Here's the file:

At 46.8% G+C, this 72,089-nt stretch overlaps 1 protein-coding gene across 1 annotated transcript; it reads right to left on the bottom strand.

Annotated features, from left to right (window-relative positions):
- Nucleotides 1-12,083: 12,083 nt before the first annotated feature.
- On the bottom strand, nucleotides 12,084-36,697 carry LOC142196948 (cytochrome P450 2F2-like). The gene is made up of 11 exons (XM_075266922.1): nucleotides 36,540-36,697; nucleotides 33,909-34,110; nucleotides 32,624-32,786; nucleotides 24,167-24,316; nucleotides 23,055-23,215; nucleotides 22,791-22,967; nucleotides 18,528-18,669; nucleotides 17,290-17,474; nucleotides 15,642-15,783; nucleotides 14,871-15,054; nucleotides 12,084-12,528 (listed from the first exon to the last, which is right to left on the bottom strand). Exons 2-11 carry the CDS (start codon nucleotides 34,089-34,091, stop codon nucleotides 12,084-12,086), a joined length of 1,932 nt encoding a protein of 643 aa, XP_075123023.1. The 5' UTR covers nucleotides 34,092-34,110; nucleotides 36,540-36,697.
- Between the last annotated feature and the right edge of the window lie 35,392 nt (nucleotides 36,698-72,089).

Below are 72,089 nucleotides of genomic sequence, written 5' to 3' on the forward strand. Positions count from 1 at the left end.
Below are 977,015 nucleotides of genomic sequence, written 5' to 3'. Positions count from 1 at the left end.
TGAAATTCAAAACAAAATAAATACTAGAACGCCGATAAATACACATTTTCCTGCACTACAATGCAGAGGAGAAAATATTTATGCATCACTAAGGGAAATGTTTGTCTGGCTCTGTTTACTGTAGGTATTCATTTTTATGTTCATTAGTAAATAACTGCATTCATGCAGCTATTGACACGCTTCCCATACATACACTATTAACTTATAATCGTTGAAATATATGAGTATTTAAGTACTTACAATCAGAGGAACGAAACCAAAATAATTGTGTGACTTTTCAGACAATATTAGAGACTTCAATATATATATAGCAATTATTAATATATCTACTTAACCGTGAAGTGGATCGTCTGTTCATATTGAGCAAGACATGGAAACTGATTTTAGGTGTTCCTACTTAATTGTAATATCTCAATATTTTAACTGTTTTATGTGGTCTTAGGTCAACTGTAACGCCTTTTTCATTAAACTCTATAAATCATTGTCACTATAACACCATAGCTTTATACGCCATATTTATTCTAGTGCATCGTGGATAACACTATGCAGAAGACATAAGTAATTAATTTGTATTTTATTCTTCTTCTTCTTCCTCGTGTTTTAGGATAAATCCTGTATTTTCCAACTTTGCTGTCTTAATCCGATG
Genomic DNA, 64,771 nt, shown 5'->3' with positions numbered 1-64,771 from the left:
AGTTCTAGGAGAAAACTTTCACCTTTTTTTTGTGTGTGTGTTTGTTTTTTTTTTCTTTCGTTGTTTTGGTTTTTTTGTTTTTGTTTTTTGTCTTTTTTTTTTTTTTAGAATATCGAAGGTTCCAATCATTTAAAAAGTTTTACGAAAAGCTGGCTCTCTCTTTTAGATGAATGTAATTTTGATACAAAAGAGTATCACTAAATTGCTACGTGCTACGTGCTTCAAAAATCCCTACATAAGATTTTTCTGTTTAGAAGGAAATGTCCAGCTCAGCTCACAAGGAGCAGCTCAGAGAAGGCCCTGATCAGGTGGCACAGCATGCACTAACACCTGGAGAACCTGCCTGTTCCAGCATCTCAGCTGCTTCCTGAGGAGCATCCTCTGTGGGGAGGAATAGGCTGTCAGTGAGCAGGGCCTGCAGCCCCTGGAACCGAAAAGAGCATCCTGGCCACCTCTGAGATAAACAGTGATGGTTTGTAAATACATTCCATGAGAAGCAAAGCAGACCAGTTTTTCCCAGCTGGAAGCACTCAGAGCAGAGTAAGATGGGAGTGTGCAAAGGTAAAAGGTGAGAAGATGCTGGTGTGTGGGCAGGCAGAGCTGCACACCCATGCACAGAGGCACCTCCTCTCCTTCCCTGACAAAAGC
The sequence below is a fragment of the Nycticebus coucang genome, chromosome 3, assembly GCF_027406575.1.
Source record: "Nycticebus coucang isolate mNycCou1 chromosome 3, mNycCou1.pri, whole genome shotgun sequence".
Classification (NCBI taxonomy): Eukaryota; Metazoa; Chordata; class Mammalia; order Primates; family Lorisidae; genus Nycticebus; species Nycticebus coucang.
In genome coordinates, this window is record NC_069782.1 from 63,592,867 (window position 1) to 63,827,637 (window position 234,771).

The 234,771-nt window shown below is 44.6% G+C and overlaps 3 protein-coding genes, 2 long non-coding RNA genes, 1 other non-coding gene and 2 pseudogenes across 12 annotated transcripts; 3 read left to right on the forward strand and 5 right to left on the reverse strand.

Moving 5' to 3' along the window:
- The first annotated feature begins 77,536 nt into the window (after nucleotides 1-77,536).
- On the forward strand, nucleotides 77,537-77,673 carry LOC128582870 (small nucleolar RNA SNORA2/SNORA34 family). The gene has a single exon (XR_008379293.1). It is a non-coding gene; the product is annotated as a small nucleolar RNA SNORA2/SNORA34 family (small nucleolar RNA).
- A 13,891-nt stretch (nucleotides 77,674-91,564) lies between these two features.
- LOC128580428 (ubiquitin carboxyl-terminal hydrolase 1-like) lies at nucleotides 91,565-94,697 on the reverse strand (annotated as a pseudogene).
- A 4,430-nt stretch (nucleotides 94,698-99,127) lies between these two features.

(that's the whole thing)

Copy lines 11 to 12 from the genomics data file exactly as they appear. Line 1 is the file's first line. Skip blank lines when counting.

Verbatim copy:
The sequence below is a fragment of the Nycticebus coucang genome, chromosome 3, assembly GCF_027406575.1.
Source record: "Nycticebus coucang isolate mNycCou1 chromosome 3, mNycCou1.pri, whole genome shotgun sequence".